The finding of ‘normal’ lung function during symptoms reduces the probability that a patient has asthma, but a clinically important improvement in response to bronchodilator or inhaled corticosteroid can occur in patients whose baseline value is within the predicted normal range.

The greater the variation in lung function, the more certain is the diagnosis of asthma. However, people with longstanding asthma may develop fixed airflow limitation.

Reversibility in airflow limitation may not be detected if the person is already taking a long-acting beta2 agonist or inhaled corticosteroid.

Airflow limitation can be transient and does not necessarily mean that the person has asthma (e.g. when recorded during a severe acute infection of the respiratory tract). Ideally, airflow limitation should be confirmed when the patient does not have a respiratory tract infection. Reduction in lung function during a respiratory tract infection with improvement in lung function after its resolution, commonly occurs in people with asthma, but can also be seen in patients with COPD or in healthy people without either asthma or COPD.17,18

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References

  1. Gibson PG, McDonald VM, Marks GB. Asthma in older adults. Lancet. 2010; 376: 803-813. Available from: http://www.ncbi.nlm.nih.gov/pubmed/20816547
  2. Guerra S. Asthma and chronic obstructive pulmonary disease. Curr Opin Allergy Clin Immunol. 2009; 9: 409-16. Available from: http://www.ncbi.nlm.nih.gov/pmc/articles/PMC2832909/
  3. Abramson MJ, Crockett AJ, Dabscheck E, et al. The COPD-X Plan: Australian and New Zealand guidelines for the management of chronic obstructive pulmonary disease. Version 2.34. The Australian Lung Foundation and The Thoracic Society of Australia and New Zealand, 2012. Available from: http://www.copdx.org.au/
  4. Global Initiative for Chronic Obstructive Lung Disease (GOLD). Global strategy for the diagnosis, management and prevention of COPD. GOLD, 2013. Available from: http://www.goldcopd.org/guidelines-global-strategy-for-diagnosis-management.html
  5. Gibson PG, Simpson JS. The overlap syndrome of asthma and COPD: what are its features and how important is it?. Thorax. 2009; 64: 728-735. Available from: http://thorax.bmj.com/content/64/8/728.full
  6. McDonald VM, Higgins I, Gibson PG. Managing older patients with coexistent asthma and chronic obstructive pulmonary disease. Drugs Aging. 2013; 30: 1-17. Available from: http://www.ncbi.nlm.nih.gov/pubmed/23229768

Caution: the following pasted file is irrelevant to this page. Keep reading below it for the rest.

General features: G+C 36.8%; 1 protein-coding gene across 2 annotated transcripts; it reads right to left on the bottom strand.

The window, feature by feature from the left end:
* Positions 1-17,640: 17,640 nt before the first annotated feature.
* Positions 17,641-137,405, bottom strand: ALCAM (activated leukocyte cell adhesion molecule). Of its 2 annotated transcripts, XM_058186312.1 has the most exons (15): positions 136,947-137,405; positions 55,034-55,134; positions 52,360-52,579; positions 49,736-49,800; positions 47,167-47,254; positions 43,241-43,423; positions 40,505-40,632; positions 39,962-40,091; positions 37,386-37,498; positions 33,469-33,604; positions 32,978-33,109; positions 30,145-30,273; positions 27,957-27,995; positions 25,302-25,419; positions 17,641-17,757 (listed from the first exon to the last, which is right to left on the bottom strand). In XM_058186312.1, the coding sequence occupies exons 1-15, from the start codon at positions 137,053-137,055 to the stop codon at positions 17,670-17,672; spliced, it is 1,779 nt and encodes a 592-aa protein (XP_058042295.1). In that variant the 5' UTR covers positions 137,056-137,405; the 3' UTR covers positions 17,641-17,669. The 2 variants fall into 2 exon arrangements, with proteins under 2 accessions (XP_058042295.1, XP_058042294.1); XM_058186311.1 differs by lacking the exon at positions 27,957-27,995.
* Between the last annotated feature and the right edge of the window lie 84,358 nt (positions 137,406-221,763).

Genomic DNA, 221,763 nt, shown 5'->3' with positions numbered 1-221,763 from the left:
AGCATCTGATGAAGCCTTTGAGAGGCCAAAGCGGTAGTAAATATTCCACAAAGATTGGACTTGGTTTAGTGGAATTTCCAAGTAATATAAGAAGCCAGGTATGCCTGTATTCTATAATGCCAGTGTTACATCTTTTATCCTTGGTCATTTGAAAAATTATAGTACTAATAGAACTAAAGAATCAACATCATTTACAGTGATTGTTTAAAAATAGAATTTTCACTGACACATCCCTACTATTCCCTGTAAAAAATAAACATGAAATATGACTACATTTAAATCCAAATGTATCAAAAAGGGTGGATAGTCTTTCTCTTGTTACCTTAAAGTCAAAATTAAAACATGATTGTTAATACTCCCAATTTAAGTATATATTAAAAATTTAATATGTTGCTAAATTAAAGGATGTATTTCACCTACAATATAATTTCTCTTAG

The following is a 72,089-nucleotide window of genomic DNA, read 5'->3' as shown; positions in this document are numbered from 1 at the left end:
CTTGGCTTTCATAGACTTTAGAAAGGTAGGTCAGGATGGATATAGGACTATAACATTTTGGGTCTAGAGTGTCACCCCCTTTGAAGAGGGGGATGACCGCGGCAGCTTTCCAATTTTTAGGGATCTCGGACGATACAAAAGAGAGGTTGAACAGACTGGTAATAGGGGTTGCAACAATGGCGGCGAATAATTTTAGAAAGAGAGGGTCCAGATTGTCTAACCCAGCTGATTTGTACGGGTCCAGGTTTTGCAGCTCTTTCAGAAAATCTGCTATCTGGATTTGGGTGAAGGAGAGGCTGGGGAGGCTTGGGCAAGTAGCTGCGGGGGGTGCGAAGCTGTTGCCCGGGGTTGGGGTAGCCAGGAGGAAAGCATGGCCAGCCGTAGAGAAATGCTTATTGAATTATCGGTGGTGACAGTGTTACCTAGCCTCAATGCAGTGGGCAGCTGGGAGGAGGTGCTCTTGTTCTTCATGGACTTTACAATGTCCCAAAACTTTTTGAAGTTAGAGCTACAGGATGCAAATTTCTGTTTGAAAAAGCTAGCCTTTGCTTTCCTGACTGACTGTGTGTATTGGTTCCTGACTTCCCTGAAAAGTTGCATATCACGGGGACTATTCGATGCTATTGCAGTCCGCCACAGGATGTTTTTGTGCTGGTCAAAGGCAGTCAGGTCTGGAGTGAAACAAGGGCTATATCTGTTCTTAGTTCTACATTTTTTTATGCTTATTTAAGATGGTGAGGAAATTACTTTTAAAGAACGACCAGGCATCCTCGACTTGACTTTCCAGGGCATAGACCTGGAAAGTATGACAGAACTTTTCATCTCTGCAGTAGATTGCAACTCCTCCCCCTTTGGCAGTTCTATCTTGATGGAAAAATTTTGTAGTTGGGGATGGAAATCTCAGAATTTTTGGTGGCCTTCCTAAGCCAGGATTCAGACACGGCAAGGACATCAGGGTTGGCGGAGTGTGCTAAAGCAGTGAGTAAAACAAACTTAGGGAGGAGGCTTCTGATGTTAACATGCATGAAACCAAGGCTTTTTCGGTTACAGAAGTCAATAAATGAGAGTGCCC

7. Reed CE. Asthma in the elderly: diagnosis and management. J Allergy Clin Immunol. 2010; 126: 681-7; quiz 688-9. Available from: http://www.ncbi.nlm.nih.gov/pubmed/20673985
  8. Albert P, Agusti A, Edwards L, et al. Bronchodilator responsiveness as a phenotypic characteristic of established chronic obstructive pulmonary disease. Thorax. 2012; 67: 701-8. Available from: http://www.ncbi.nlm.nih.gov/pubmed/22696176
  9. van der Molen T. Co-morbidities of COPD in primary care: frequency, relation to COPD, and treatment consequences. Prim Care Resp J. 2010; 19: 326-334. Available from: http://www.ncbi.nlm.nih.gov/pubmed/20842323
  10. Weatherall M, Travers J, Shirtcliffe PM, et al. Distinct clinical phenotypes of airways disease defined by cluster analysis. Eur Respir J. 2009; 34: 812-818. Available from: http://www.ncbi.nlm.nih.gov/pubmed/19357143
  11. Abramson M, Frith P, Yang I, et al. COPD-X Concise Guide for Primary Care. Lung Foundation Australia, Brisbane, 2016. Available from: http://lungfoundation.com.au/health-professionals/guidelines/copd/copd-x-concise-guide-for-primary-care/
  12. Global Initiative for Asthma (GINA). Global strategy for asthma management and prevention. GINA, 2016. Available from: http://ginasthma.org/
  13. Pellegrino R, Viegi G, Brusasco V, et al. Interpretative strategies for lung function tests. Eur Respir J. 2005; 26: 948-968. Available from: http://erj.ersjournals.com/content/26/5/948
  14. National Heart Lung and Blood Institute (NHLBI) National Asthma Education and Prevention Program. Expert Panel Report 3: guidelines for the diagnosis and management of asthma. Full report 2007. US Department of Health and Human Services National Institutes of Health, Bethesda, 2007. Available from: http://www.nhlbi.nih.gov/health-pro/guidelines/current/asthma-guidelines/full-report
  15. Quanjer PH, Stanojevic S, Cole TJ, et al. Multi-ethnic reference values for spirometry for the 3-95-yr age range: the global lung function 2012 equations. Eur Respir J. 2012; 40: 1324-43. Available from: http://www.ncbi.nlm.nih.gov/pubmed/22743675
  16. Levy ML, Quanjer PH, Booker R, et al. Diagnostic Spirometry in Primary Care: Proposed standards for general practice compliant with American Thoracic Society and European Respiratory Society recommendations. Prim Care Respir J. 2009; 18: 130-147. Available from: http://www.ncbi.nlm.nih.gov/pubmed/19684995
  17. Collier AM, Pimmel RL, Hasselblad V, et al. Spirometric changes in normal children with upper respiratory infections. Am Rev Respir Dis. 1978; 117: 47-53. Available from: http://www.ncbi.nlm.nih.gov/pubmed/619724
  18. Melbye H, Kongerud J, Vorland L. Reversible airflow limitation in adults with respiratory infection. Eur Respir J. 1994; 7: 1239-1245. Available from: http://www.ncbi.nlm.nih.gov/pubmed/7925901